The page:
With the Fed’s repeated lowering of the prime rate and interest dwindling on everything from home loans to consumer debt, student loans have taken their first cut in interest rate. That’s sparked interest in consolidating those loans, but Iowa College Student Aid Commission executive Director Gary Nichols says it may not be a good idea to try lowering payments by stretching out a ten-year loan. He says consolidating can extend the repayment to 20 years, but like a home mortgage, paying over a longer period means by the end you’ll have paid a lot more interest. Nichols says if a student can manage the payments, it would be wiser to pay off those college loans in the shortest time possible. The Commission at this month’s meeting got a report on the number and dollar total of student loans given this year.Loan volume is up about 6 percent, and the commission’s helped about 40-thousand students this year. He says the increase is typical. With deep budget cuts forcing Iowa schools to consider double-digit tuition increases, Nichols anticipates the rise in demand for student loans will continue unabated.
Authorities are releasing more details of a Friday collision that killed a southeast Iowa farmer.A four-wheeler driven by 69-year-old Kenneth Hahn of Keota, who was believed to be doing farm work, pulled off a dirt road and into the path of a feed truck. Hahn died later at University Hospitals in Iowa City. The truck driver wasn’t hurt and wasn’t charged.
If you like fried green tomatoes, this year’s growing season in Iowa has been tailor-made for you. But if you’ve been looking forward to harvesting juicy red tomatoes, gardening experts say this may be your week.Iowa State University extension specialist Richard Jauron says May and early June were cool, and tomato plants didn’t start out of the gate very well as a result. Jauron says ideal growing conditions are 80s during the day and 60s at night.Jauron getting reports of a lot of blossom end rot — a brown or black spot on the bottom of the fruit.Jauron says it’s caused by an un-even moisture supply, and the fruit doesn’t get enough calcium from the soil. Jauron says the best way to combat the problem is to make sure tomato plants are well watered, once a week.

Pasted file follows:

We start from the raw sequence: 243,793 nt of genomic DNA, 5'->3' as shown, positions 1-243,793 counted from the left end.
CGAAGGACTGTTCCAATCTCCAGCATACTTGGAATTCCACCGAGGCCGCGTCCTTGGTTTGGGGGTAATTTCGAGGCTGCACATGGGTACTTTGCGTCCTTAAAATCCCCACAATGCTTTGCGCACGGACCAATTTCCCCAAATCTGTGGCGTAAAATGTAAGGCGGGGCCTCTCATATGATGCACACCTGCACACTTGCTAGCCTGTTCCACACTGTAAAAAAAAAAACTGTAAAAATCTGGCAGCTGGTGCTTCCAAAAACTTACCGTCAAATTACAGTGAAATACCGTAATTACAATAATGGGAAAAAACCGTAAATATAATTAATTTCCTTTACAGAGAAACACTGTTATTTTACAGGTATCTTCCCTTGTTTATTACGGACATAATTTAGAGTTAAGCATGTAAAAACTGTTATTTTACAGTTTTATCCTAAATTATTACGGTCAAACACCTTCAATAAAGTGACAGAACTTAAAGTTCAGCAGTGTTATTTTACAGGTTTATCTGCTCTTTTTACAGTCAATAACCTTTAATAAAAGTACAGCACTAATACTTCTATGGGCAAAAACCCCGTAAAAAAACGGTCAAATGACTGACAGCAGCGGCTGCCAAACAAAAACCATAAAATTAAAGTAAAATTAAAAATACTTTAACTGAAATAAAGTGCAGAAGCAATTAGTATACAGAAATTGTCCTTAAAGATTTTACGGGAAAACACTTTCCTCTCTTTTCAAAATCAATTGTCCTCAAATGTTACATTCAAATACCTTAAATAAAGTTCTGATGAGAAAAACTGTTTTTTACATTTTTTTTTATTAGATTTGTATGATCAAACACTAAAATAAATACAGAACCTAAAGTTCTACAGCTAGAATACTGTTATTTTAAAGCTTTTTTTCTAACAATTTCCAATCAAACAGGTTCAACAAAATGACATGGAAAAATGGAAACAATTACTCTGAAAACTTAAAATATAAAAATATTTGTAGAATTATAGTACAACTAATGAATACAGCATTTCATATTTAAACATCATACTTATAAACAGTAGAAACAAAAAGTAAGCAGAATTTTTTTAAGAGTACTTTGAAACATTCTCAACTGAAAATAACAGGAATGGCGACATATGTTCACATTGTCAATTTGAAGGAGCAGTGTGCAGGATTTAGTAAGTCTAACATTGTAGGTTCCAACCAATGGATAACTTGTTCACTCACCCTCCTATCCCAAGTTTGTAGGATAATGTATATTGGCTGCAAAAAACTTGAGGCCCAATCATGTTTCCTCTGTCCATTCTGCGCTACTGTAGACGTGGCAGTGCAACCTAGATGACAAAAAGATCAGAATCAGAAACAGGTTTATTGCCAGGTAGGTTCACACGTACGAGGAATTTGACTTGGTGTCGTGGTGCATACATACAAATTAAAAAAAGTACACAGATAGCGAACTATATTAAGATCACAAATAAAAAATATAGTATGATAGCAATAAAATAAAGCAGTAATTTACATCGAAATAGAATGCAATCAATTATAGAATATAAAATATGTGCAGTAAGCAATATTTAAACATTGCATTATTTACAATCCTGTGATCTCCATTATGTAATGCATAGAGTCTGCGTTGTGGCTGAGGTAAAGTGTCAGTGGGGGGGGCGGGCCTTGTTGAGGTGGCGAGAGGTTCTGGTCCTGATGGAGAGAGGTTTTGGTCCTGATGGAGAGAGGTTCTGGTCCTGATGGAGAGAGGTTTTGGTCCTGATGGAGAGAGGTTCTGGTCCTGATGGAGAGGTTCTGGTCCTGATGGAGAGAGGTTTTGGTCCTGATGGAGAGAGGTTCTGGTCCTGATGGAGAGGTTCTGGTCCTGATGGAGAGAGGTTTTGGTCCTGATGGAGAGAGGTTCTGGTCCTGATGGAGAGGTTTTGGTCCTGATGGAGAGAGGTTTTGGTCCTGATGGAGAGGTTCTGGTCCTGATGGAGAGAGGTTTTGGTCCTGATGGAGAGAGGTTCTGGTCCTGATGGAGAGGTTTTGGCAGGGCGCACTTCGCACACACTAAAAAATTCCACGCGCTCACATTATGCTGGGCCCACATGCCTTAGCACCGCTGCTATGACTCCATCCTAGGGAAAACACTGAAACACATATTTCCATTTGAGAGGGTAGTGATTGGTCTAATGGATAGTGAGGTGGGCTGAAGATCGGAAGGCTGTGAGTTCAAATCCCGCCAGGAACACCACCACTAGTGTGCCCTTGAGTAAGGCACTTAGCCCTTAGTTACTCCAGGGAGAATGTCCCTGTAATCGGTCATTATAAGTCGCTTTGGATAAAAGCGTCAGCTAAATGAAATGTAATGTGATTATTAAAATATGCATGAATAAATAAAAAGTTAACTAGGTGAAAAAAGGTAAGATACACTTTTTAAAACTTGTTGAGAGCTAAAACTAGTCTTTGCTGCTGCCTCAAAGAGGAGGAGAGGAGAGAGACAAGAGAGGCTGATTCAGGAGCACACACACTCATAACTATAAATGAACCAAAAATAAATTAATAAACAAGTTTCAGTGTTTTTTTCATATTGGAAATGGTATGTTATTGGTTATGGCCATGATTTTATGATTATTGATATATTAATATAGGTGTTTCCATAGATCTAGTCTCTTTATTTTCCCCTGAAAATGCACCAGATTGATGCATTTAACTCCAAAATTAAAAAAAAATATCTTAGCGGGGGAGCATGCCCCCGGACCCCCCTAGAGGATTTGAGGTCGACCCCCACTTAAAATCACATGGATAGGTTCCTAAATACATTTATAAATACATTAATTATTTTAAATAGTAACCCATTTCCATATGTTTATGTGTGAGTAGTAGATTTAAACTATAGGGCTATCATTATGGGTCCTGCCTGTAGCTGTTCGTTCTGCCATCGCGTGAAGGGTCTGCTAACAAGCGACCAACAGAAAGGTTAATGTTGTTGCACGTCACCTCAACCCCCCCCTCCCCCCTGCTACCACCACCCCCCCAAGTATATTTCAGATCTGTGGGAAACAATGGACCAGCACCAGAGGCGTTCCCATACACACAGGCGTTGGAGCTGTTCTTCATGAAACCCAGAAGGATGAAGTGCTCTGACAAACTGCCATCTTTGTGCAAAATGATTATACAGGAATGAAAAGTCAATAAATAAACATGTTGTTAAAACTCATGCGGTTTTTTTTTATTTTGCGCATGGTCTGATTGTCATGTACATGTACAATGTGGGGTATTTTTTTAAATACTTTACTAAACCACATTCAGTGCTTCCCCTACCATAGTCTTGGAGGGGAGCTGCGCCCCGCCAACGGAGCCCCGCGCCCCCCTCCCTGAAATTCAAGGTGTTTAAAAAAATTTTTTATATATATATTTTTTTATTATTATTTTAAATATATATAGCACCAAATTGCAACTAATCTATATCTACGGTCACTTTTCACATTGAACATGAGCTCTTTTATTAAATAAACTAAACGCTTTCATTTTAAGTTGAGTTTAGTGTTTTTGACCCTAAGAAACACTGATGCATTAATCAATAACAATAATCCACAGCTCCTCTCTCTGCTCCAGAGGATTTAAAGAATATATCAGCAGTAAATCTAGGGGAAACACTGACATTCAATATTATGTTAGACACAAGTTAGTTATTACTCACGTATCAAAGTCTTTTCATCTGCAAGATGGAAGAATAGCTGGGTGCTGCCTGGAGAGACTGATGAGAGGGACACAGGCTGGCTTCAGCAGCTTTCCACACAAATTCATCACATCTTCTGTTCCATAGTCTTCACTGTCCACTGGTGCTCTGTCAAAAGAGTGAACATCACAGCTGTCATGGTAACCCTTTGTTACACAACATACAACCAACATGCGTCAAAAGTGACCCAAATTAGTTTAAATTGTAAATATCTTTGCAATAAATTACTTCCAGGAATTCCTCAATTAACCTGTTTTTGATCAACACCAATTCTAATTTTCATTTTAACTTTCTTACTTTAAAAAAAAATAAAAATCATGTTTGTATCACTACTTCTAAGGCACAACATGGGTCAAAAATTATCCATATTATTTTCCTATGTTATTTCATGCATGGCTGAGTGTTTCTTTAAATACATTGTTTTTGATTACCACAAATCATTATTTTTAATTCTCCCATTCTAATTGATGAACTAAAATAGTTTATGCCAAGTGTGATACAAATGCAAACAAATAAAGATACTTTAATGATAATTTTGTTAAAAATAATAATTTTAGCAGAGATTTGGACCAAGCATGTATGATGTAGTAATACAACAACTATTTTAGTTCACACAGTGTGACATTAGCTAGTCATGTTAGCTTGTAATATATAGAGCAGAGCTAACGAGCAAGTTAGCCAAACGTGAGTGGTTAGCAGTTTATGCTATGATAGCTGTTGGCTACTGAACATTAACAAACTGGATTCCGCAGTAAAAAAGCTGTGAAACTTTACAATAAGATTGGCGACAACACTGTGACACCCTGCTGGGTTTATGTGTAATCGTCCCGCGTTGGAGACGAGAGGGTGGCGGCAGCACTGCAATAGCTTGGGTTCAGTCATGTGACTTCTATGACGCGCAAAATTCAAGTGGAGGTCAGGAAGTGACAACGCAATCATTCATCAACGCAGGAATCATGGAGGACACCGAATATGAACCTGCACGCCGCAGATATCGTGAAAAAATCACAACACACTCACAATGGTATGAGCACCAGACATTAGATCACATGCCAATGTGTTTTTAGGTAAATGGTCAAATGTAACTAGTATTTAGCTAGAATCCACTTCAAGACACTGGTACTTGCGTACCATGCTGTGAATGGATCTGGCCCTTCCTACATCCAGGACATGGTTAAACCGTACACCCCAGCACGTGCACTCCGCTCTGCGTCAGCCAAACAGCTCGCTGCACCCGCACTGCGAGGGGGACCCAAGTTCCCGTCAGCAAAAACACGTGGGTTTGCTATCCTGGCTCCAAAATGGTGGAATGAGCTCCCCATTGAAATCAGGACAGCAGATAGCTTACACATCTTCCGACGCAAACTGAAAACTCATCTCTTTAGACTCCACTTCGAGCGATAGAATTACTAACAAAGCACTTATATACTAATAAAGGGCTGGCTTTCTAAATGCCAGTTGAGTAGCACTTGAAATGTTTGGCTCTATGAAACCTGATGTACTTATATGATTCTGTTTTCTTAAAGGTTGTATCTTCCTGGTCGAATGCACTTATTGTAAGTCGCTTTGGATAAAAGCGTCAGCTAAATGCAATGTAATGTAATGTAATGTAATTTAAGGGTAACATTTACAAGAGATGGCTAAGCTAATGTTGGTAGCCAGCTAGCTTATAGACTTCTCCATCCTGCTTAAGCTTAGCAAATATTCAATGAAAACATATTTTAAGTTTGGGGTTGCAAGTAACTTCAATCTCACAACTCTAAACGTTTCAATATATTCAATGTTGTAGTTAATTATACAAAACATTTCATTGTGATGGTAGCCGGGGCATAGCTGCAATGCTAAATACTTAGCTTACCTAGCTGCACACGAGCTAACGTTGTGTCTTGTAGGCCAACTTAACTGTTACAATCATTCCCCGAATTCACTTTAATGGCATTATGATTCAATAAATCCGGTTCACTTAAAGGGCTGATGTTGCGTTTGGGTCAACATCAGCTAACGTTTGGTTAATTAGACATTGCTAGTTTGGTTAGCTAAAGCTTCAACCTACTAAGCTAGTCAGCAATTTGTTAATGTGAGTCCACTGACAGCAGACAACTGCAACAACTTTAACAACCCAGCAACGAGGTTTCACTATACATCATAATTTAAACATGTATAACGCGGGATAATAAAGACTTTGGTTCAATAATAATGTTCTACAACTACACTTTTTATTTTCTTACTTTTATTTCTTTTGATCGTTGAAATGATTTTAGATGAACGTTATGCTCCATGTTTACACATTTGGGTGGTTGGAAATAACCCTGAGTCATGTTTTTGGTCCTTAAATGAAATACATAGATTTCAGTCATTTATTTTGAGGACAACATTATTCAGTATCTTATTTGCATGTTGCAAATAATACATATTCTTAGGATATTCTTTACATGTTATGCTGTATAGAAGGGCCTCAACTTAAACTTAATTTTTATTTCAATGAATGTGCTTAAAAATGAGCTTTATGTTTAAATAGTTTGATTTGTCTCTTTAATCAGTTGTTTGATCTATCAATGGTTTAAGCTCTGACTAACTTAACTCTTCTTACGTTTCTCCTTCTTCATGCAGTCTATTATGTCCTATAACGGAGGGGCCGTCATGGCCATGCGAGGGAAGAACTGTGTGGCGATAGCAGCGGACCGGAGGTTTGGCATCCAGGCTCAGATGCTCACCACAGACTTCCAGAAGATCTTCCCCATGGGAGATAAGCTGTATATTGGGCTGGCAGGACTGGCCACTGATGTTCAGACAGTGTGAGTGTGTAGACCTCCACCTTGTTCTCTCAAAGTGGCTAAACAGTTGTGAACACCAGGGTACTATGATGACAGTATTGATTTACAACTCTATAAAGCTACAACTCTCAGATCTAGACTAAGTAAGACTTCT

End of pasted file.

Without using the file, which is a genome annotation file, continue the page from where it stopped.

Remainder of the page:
A southeast Iowa woman was shot through the eye over the weekend in a case that’s still under investigation. The Keokuk County Sheriff’s Department is investigating a Friday shooting that left a Keota woman in critical condition with a gunshot wound in the eye. Investigators still aren’t sure if the shooting of 42-year-old Lynn Ray was self-inflicted or attempted murder. Ray was found by her cousin in a camper where she was staying near Lake Belva Deer.
A Muscatine teenager involved in a fatal drunk driving accident in March is pleading guilty.Eighteen-year-old Trisha Schubert of Muscatine was charged with homicide by vehicle and serious injury by vehicle. Police say Schubert was drunk when she drove an S-U-V into a utility pole, killing 11-year-old Jessica Ballheimer of East Moline, Illinois. Schubert could get a 25-year prison sentence.
Potentially deadly baby formula is being recalled in Iowa and eight other states. Mead Johnson Nutritionals is recalling packages of its LactoFree infant formula because the packages don’t list ingredients on the back of the box. The Indiana-based company warns infants allergic to milk protein are at risk of serious or life-threatening allergic reaction if they consume the product, though there are no reports of any problems. Consumers who bought the product should return it to the place of purchase for a full refund and can call Mead Johnson toll-free at 888-222-9223. Other states effected by the recall are: Colorado, Kansas, Louisiana, Minnesota, Missouri, Oklahoma, Tennessee and Texas.